As you prepare for 2010, there’s one thing you can count on: your job in online marketing won’t get any easier compared to last year or the year before that.
The proliferation of consumer devices, technology advances such as real-time search, and the popularity of social networks all bring new complexity to marketing strategies.
That means you need to figure out how to connect with consumers who are playing FarmVille and Mafia Wars, friending and unfriending each other, shooting and posting video and photos, tweeting, and more.
At SES Chicago, a conference attended by more than 2,000 marketers this week, many panel discussions, including three organized by ClickZ/Online Marketing Summit, looked at the fast-changing marketing landscape. Some takeaways from sessions I attended:
Social Search, Social Sharing, and SEO
The digital equivalent of an arms race is taking place in so-called real-time search. In the most recent development, Google said this week it will include real-time Twitter and other instantaneous updates from the Web on search engine results pages.
“Social sharing replaces SEO in the real-time Web,” declares Tobias Peggs, general manager at OneRiot, a real-time search engine. How so? He says hot topics are “bursty,” meaning that interest moves quickly from one hot topic to the next one. Thus, marketers must respond to quickly changing events. To pull this off effectively, businesses will need to allocate resources to monitor and devise approaches that are relevant and social.
“Social search is the next frontier,” adds Eli Goodman, search evangelist at comScore. The ability to search Facebook Wall posts is a good first step. “Delivering customized based results on people’s social graph is the obvious goal,” he said. Under that scenario, someone searching for “NYC restaurant” or “movie” would first see reviews or comments made by trusted friends and associates.
Social Analytics: How Much Is a Friend Worth?
What is the value of a friend or follower to a brand? Brian Boland, manager, performance solutions at Facebook, says the answer to that question has not yet been established. From his perch, he envisions that some brands will be able to amortize the upfront costs to obtain friends, fans, and followers over many years.
If You Build It, Will People Come?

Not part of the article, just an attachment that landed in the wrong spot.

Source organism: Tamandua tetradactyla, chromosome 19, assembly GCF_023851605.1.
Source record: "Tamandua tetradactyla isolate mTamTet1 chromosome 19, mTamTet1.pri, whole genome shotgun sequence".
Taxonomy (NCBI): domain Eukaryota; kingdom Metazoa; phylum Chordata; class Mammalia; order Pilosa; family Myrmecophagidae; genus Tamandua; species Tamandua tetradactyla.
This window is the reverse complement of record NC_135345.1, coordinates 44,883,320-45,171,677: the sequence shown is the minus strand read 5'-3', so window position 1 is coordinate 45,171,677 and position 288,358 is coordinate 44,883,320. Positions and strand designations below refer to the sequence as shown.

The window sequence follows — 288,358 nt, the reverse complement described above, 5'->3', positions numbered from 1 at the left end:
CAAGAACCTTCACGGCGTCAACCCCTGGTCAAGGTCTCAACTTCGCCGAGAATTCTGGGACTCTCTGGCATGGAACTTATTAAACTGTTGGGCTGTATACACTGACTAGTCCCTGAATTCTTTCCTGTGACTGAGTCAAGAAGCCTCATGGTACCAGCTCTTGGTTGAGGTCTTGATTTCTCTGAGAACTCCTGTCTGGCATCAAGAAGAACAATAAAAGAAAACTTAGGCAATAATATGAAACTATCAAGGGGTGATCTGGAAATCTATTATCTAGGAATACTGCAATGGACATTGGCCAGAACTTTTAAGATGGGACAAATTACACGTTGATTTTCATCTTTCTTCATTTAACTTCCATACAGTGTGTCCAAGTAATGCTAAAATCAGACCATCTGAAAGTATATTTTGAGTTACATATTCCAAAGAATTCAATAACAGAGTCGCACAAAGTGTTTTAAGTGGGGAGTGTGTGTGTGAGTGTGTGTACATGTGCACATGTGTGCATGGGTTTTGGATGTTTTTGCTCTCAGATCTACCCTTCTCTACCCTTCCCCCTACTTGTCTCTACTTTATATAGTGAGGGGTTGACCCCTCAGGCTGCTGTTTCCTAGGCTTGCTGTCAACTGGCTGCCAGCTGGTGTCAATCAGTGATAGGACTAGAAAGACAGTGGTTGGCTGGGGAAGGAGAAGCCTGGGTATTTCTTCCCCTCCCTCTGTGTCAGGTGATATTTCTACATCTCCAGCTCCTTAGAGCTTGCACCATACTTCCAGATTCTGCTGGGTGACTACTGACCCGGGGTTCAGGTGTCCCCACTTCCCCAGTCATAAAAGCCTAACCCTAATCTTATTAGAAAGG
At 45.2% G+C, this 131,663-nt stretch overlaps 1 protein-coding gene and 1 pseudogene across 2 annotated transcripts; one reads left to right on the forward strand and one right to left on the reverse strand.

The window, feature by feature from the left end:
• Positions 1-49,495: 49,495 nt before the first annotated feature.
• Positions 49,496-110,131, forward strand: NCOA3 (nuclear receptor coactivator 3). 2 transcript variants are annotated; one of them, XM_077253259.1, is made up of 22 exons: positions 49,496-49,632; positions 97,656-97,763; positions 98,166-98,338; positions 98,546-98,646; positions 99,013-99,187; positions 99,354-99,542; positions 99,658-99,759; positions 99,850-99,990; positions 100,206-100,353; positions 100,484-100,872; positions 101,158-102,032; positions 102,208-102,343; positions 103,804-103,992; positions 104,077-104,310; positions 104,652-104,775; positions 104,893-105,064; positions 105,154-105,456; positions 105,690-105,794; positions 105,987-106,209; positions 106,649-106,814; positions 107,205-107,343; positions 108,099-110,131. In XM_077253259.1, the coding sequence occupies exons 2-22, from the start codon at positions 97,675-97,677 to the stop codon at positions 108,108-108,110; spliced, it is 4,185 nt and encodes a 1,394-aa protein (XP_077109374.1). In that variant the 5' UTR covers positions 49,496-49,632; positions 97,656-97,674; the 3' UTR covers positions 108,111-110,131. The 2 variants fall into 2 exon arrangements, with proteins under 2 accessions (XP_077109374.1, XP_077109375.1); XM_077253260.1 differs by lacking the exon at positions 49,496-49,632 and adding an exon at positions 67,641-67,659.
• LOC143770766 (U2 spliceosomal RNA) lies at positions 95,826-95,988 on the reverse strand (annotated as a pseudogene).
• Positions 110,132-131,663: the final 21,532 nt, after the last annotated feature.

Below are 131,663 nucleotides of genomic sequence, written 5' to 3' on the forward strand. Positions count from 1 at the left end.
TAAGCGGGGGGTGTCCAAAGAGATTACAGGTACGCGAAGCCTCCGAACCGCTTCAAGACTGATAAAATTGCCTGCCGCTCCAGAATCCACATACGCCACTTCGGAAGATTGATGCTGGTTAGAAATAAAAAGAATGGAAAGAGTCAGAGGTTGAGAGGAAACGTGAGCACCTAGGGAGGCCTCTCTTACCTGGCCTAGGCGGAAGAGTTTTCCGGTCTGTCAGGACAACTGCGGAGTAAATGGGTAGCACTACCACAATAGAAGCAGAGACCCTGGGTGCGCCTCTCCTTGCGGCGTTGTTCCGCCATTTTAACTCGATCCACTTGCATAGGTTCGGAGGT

Sure, you can create a Facebook Page for your brand and create branded videos for YouTube, but will anyone see them? Sean Carton, chief creative officer of idfive and a ClickZ contributor, says social initiatives must be accompanied by a plan, plus money, to encourage people to participate.
Consider this factoid: 20 hours of video are uploaded to YouTube every minute, says Denise Chudy, display and YouTube sales leader. Her mantra? Marketers must make videos “findable.” Tactics include: leverage existing networks, such as Facebook or relevant blogs, to promote a video; leverage recognizable people, such as celebrities; and use advertising.
While many marketers do not make it a priority to post video assets on YouTube, they should reconsider that mindset. After all, YouTube is the second largest search engine and they are missing out on an opportunity to rank high in YouTube search results for generic terms such as “shoes,” says comScore’s Goodman.
A YouTube search for “shoes” turned up promoted videos for WalkTallShoes.com alongside well-known brands JCPenney and Rockport shoes. In contrast, a search for “shoes” on Google turns up 12 sponsored links, mostly from large retailers such as Zappos and Nordstrom or shoe brands such as Steve Madden and Jimmy Choo. WalkTall Shoes is not among them.
Apps Are the New Web
“Acknowledge that the Web is no longer tied to a laptop,” says Jeanniey Mullen, chief marketing officer at Zinio and VIVmag and a ClickZ contributor. She points out that the average consumer owns six Web-enabled devices and has access to two at any time.
So what does this mean for marketers? “Online marketers need to rethink everything they are doing currently and verify that it will work in an ‘on demand’ environment,” Jeanniey Mullen wrote in a follow-up e-mail to me. “Remember that amazing banner that your customer would typically see while looking for sport highlights at their desk? Now they will see it while looking for sports highlights on their smartphone on a train, talking to 3 people. Or, they may not see it at all — because they are too focused on getting the info they need and getting off their device.” She adds that online marketers must segment and design differently based on how media is digested.
Going Social? Avoid the PR Team
“Keep your PR people as far away from social media [as possible],” warns Greg Jarboe, president of SEO-PR. (He’s a PR guy who’s very social.) “Most PR people, in their training, have learned to pitch. The worst thing you can do in social media is pitch. [People] want to be talked to, listened to.”
Jarboe also recommends starting any social media marketing strategy with Twitter. “Not because we love it,” he says. Instead, he says a disproportionate number of people on Twitter also use YouTube, have Facebook pages, or have a blog. “Twitter is the thing that everyone [in social media] seems to have added to their repertoire,” he says.
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